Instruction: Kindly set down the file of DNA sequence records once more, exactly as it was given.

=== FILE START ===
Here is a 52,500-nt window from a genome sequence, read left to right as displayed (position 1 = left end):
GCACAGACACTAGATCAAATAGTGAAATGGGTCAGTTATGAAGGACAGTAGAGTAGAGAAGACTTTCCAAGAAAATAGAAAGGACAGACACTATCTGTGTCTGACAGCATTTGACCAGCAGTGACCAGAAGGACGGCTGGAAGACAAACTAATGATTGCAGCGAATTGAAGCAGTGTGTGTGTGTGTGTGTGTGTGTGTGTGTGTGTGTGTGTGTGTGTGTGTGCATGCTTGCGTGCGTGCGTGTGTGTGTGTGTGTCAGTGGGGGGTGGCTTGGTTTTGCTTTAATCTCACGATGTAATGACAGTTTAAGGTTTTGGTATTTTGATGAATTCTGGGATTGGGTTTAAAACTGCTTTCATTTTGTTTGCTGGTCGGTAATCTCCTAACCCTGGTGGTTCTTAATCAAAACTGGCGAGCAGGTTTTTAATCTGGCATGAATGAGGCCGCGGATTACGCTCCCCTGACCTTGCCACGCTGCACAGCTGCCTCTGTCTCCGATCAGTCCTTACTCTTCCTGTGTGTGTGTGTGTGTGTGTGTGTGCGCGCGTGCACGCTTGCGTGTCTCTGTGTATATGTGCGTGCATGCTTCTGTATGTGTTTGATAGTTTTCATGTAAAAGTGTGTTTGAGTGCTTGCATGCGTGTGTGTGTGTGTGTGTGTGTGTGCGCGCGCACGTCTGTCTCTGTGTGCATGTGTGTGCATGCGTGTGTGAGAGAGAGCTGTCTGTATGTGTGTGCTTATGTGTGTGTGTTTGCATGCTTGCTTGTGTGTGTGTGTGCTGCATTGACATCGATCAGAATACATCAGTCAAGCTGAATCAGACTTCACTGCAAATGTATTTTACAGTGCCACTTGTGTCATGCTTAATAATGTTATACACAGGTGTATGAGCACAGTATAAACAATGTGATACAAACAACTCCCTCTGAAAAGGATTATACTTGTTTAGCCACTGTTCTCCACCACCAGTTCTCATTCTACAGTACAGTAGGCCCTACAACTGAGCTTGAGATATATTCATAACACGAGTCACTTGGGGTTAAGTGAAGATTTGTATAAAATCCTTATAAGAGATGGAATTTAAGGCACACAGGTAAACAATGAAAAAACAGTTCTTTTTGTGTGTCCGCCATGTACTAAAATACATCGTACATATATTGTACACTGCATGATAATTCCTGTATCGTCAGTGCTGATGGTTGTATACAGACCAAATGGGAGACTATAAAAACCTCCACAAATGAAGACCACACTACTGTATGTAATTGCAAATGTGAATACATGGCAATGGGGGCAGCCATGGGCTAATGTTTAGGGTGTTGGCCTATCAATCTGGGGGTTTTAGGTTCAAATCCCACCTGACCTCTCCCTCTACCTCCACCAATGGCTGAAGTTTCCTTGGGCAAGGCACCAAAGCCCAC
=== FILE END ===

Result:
Here is a 52,500-nt window from a genome sequence, read left to right as displayed (position 1 = left end):
GCACAGACACTAGATCAAATAGTGAAATGGGTCAGTTATGAAGGACAGTAGAGTAGAGAAGACTTTCCAAGAAAATAGAAAGGACAGACACTATCTGTGTCTGACAGCATTTGACCAGCAGTGACCAGAAGGACGGCTGGAAGACAAACTAATGATTGCAGCGAATTGAAGCAGTGTGTGTGTGTGTGTGTGTGTGTGTGTGTGTGTGTGTGTGTGTGTGTGTGCATGCTTGCGTGCGTGCGTGTGTGTGTGTGTGTCAGTGGGGGGTGGCTTGGTTTTGCTTTAATCTCACGATGTAATGACAGTTTAAGGTTTTGGTATTTTGATGAATTCTGGGATTGGGTTTAAAACTGCTTTCATTTTGTTTGCTGGTCGGTAATCTCCTAACCCTGGTGGTTCTTAATCAAAACTGGCGAGCAGGTTTTTAATCTGGCATGAATGAGGCCGCGGATTACGCTCCCCTGACCTTGCCACGCTGCACAGCTGCCTCTGTCTCCGATCAGTCCTTACTCTTCCTGTGTGTGTGTGTGTGTGTGTGTGTGCGCGCGTGCACGCTTGCGTGTCTCTGTGTATATGTGCGTGCATGCTTCTGTATGTGTTTGATAGTTTTCATGTAAAAGTGTGTTTGAGTGCTTGCATGCGTGTGTGTGTGTGTGTGTGTGTGTGCGCGCGCACGTCTGTCTCTGTGTGCATGTGTGTGCATGCGTGTGTGAGAGAGAGCTGTCTGTATGTGTGTGCTTATGTGTGTGTGTTTGCATGCTTGCTTGTGTGTGTGTGTGCTGCATTGACATCGATCAGAATACATCAGTCAAGCTGAATCAGACTTCACTGCAAATGTATTTTACAGTGCCACTTGTGTCATGCTTAATAATGTTATACACAGGTGTATGAGCACAGTATAAACAATGTGATACAAACAACTCCCTCTGAAAAGGATTATACTTGTTTAGCCACTGTTCTCCACCACCAGTTCTCATTCTACAGTACAGTAGGCCCTACAACTGAGCTTGAGATATATTCATAACACGAGTCACTTGGGGTTAAGTGAAGATTTGTATAAAATCCTTATAAGAGATGGAATTTAAGGCACACAGGTAAACAATGAAAAAACAGTTCTTTTTGTGTGTCCGCCATGTACTAAAATACATCGTACATATATTGTACACTGCATGATAATTCCTGTATCGTCAGTGCTGATGGTTGTATACAGACCAAATGGGAGACTATAAAAACCTCCACAAATGAAGACCACACTACTGTATGTAATTGCAAATGTGAATACATGGCAATGGGGGCAGCCATGGGCTAATGTTTAGGGTGTTGGCCTATCAATCTGGGGGTTTTAGGTTCAAATCCCACCTGACCTCTCCCTCTACCTCCACCAATGGCTGAAGTTTCCTTGGGCAAGGCACCAAAGCCCAC